The film, while well-made on a technical level, feels more like a collection of moments than a full and satisfying narrative.
This year, two different categories at Sundance had films that followed the lives of young people on the brink of life-changing decisions—Marti Noxon’s U.S. Dramatic Competition film “To the Bone” showed a woman (Lily Collins) struggling with her anorexia, while Ry Russo-Young’s Premiere title “Before I Fall” showed a high schooler (Zoey Deutch) reliving the same day, trying to change its repeated events until she can live the rest of her life.
Writer/director Marti Noxon makes her directorial debut with “To the Bone,” a drama that gives viewers a first-hand perspective into the world of eating disorders, and the beautiful souls who have them. Front-and-center is a performance by Lily Collins, dramatically sincere even without considering the weight she must have lost to actualize her character Ellen, a quick-witted woman who needs medical help but refuses to play ball with various therapists. This all changes when Ellen meets Dr. Beckham (Keanu Reeves), who promises a different, more intense treatment than she is used to, which involves living in a home with people of other eating disorders, and finding her own way to choosing a healthier life.
After showing us Ellen’s anorexia up-close, while listening to her dismissive, dark comedy about it (she counts calories in a scene meant to play as goofy and tragic), Noxon’s narrative gets its main focus when she is brought to the house, where the rules start to take place. There are no doors in the house, no cell phones, and points are earned by doing chores, which can be used to have time away from the house. We also meet other residents of various conditions, like Pearl (Maya Eshet), who is often in bed with a tube in her nose, former dancer Luke (Alex Sharp), who lost a great deal of weight after an injury, and even a character played by Leslie Bibb, who is pregnant despite the thinness of her body, and is working hard to safely deliver the baby. Ellen wrestles with whether she wants to be better, facing her self-hatred, due in part to a disturbing past.
“To the Bone” has a concrete sense of place, people and perspective, all of which makes the movie stronger than its faults. It’s even striking that the movie takes on a quirky tone for subject matter, which provides some breathing room when hearing about the women and what they’re experiencing makes you want to burst into tears. But “To the Bone” goes in an uninteresting narrative direction, at least by my eyes, focusing on a budding relationship between Ellen and the too-hammy Lucas, while also not giving enough time to the other life stories in the house. The striking ideas of this movie are used for something that wants to mix the emotional immediacy of “The Fault in Our Stars” with a familiar type of rag-tag group crowd-pleasing. Even Reeves, who is introduced with a bit of intriguing sass, goes to the wayside.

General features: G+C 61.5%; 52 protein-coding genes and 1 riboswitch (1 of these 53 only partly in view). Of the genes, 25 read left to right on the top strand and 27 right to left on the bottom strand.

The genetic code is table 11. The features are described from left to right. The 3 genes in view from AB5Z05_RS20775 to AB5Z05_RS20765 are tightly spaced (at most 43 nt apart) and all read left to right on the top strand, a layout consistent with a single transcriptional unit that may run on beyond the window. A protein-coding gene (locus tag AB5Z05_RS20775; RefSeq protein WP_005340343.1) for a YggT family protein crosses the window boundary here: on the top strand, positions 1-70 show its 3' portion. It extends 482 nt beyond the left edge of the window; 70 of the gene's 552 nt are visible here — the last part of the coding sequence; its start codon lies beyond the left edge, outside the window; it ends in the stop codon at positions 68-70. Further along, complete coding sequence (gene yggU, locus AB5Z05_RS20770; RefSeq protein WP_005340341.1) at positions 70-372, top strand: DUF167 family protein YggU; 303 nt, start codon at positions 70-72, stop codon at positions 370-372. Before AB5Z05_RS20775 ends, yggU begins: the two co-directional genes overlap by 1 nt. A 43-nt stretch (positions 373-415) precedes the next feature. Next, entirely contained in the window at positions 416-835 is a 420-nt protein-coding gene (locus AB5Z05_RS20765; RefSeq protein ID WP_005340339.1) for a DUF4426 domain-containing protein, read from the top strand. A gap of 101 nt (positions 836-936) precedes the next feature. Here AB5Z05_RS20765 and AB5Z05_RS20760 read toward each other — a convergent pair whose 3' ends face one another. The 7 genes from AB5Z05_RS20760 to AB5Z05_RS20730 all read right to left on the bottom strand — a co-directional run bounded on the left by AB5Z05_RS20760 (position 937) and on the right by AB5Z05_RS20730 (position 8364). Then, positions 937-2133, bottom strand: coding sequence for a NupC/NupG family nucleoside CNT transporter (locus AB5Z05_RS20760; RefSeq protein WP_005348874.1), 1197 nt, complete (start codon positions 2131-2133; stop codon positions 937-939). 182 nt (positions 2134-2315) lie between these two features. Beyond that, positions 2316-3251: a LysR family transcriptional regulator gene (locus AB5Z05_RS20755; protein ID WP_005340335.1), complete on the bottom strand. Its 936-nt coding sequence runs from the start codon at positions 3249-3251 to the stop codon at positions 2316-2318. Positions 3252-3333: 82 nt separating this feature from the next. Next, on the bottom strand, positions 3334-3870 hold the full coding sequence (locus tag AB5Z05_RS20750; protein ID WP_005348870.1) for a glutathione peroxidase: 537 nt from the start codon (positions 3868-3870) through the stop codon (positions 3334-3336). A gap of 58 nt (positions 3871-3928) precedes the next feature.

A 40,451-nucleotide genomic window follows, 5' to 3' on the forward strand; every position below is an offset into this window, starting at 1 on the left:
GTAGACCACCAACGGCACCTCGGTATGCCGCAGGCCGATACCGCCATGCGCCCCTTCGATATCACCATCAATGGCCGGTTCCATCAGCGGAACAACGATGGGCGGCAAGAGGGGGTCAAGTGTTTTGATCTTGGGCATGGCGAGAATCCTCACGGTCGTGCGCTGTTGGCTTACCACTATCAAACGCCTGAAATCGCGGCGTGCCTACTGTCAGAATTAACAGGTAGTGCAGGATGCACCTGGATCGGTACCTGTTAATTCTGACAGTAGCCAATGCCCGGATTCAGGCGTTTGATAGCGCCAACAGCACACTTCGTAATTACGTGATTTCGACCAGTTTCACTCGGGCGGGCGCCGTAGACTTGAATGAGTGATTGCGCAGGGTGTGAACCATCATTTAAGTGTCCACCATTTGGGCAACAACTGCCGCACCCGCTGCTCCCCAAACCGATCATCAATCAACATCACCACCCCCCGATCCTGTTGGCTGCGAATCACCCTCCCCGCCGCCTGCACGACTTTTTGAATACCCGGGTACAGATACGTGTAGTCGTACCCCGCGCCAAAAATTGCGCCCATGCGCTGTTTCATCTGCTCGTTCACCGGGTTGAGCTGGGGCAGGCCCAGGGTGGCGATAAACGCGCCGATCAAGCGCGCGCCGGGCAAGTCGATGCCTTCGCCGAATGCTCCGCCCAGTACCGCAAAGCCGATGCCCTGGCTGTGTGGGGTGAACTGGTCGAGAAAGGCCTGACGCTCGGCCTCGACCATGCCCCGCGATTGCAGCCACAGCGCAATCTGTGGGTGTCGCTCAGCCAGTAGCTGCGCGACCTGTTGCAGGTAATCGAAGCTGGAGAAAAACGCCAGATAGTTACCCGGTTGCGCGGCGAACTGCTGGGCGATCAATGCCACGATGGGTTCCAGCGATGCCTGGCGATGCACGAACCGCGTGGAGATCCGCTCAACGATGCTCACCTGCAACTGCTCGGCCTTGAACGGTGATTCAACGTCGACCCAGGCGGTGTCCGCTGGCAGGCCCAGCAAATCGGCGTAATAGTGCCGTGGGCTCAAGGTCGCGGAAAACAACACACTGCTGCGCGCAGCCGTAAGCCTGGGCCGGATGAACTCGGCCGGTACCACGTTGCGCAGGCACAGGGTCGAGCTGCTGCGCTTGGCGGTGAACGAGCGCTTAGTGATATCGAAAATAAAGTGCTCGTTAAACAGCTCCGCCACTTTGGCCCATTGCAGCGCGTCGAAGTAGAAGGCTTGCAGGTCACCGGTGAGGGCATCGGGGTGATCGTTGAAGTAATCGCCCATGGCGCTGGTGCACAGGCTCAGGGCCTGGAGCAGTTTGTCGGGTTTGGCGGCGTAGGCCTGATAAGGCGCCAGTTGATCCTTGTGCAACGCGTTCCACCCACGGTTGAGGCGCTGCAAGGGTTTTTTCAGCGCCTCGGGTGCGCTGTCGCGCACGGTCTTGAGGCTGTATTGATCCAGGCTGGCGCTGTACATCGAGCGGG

Still, there is a lot of passion in this project, from the clear physical conditioning that Collins and her cast put themselves through to be true to this story, to the way that Noxon doesn’t pull back from showing how life-threatening these disorders can be, but that there are real people in each case. I’m happy that "To the Bone" exists, and that it's recently been acquired by Netflix for mass-viewing. The movie deserves a large audience, whether for viewers to empathize with others or to address their own pain.
The “Groundhog’s Day” narrative hook gets a nifty take with "Before I Fall," but this time aimed especially towards emotionally immature high-schoolers. It’s a movie with a lot of thought into its concept, thanks in part to the vision of director Ry Russo-Young, as adapted from the book by Lauren Oliver. As a movie that relies on a central performance, repeated events and creativity within any tedium, it works pretty well.
It takes place on the same day: Samantha wakes up, rides to school with her friends (as led by Halston Sage’s Lindsay), receives a rose on “Cupid Day” from her beau and Kent, a guy who likes her. At lunch, Samantha and her friends (who are believably yet shockingly mean) make fun of social outcast Juliet (Elena Kampouris), who is even given a “Carrie” hairstyle to accentuate how strange she looks to everyone else. That night features a party at Kent’s house, where Juliet gets aggressive with Lindsay, creating some chaos at the teenage box social. The night ends, and starts from the beginning when Samantha and her friends hit something on their way home from the party and are killed in a car crash.
Deutch's nimble performance is a key part to this movie, especially in making the redundancy compelling. She takes us through Samantha’s different understandings of what she should do to change the day, even though there’s nothing telling her that “doing the right thing” is what will break the cycle. And even when the solution seems pretty obvious (speaking as a high school survivor myself), Deutch makes the character’s true journey of maturity visceral.
Russo-Young films the tale with precision, especially when savoring the movie's refreshing focus on female friendships. It's an artful, though surprisingly glum movie with a color palette that takes itself perhaps too seriously. Former high-schoolers might be a bit bored by the movie’s ultimate goal of teaching a lesson, but for the viewers that need this type of story, I can’t deny its strong articulation of a worthy message.
A video essay about Mortal Engines, as part of Scout Tafoya's ongoing video essay series on maligned masterpieces.
This is the most purely entertaining season of Stranger Things to date.
This message came to me from a reader named Peter Svensland. He and a fr...